‘Well, perhaps we needn’t, but we needn’t be mean, and I think it would be mean to stop away from such a big thing as the play. Besides, it would look so bad, and there’ll be heaps of strangers there. And I’d like to see the play! I’m curious about Hilary’s Orlando. She ought to do it rather well. Celia will be all right, too, but I know Maud won’t make a good Rosalind. She’s scornful enough; that will be all right! But Rosalind is nice at times, and I don’t believe Maud can do it.’

‘Who is taking Jaques? He wants some doing.’

‘Violet—Maud’s sister in the Fifth. She’s rather good. I’ve heard her at elocution. I shall go, Margia; the rest can do as they like. I want to see it.’

The rest of the Hamlets had still not made up their minds when the end of the term came. The exams. told the tale of overmuch attention to the play, for several girls in the Sixth had to be content with second-class certificates, and Miriam easily left them behind. Hilary, Maud, and Madeline ruefully decided that next term they must work in earnest till matric. was over, and Miriam, hearing them, looked dubious. Matric. called for more than two months’ steady work, in her opinion.

The play was, of course, to be the crowning event of the term. School was to break up in the morning, and the performance to take place in the evening. Miss Macey had lent the large school hall, and was to be present with her staff. Friends and relations had been invited by the Dramatic Society, and a number of tickets had been sold to outsiders as well. The Hamlet girls had been invited to fill the gallery, joining those Townies who were not taking part, and the performers were keenly anxious that they should be present.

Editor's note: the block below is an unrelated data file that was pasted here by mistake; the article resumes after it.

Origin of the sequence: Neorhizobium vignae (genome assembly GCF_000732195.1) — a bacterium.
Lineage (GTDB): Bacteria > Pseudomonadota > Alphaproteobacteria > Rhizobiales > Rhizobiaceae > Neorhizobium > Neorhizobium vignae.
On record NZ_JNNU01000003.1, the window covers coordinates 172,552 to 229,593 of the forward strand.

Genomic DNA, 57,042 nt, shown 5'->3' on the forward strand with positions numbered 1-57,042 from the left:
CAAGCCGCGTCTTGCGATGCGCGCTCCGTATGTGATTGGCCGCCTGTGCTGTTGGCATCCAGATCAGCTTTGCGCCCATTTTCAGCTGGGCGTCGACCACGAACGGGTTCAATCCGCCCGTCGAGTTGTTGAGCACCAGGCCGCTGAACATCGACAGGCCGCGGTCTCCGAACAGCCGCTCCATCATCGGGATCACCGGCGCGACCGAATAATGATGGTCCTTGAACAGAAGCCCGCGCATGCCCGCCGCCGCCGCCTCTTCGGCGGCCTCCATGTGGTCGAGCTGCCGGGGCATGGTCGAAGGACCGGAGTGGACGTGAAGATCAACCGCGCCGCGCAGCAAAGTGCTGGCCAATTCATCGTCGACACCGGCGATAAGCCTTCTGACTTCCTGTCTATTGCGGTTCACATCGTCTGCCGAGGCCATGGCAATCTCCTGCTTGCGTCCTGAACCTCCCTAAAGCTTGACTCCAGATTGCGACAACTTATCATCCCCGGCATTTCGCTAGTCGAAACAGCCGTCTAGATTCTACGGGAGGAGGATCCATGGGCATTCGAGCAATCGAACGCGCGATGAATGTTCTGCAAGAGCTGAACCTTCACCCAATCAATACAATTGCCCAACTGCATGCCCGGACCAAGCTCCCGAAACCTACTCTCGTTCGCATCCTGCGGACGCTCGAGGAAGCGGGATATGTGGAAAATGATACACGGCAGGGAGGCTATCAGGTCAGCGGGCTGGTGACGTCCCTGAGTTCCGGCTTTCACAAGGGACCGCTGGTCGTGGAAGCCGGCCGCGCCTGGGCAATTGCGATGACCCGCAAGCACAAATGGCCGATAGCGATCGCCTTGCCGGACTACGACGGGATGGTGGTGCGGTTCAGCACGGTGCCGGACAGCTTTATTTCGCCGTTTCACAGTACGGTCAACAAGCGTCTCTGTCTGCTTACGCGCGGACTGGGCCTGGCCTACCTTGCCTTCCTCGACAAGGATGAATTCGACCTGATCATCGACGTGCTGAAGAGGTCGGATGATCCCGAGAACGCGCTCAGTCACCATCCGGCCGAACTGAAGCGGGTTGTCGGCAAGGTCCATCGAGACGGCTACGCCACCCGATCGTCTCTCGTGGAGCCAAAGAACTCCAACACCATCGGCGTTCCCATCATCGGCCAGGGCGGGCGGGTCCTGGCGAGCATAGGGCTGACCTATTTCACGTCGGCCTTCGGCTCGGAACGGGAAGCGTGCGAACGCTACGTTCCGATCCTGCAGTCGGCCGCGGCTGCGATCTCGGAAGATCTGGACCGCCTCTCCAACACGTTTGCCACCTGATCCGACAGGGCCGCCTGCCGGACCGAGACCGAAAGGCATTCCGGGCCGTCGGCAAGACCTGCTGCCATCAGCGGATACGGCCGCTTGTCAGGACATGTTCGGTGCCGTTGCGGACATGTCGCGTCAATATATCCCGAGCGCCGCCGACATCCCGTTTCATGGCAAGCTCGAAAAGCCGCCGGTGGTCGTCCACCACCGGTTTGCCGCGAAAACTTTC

For the last few days nothing was talked of but the play. The Hamlet girls grew so weary of the subject that they began to hint they would boycott the performance.

It was on the very day before the great evening, the last day of the term but one, that Dorothy went flying upstairs before school, and hurled herself on Cicely and Miriam as they stood talking in the hall.

‘I say! have you heard? What do you think?’

‘Whatever’s up, Dorothy? You look quite scared!’

‘Well, I am! It’s the most awful thing. You evidently haven’t heard;’ and she dropped, panting, on a form. ‘Oh dear! I’m getting too old to run upstairs!’

‘You shouldn’t do it, then. Suppose you tell us what’s the matter?’ Cicely said unsympathetically.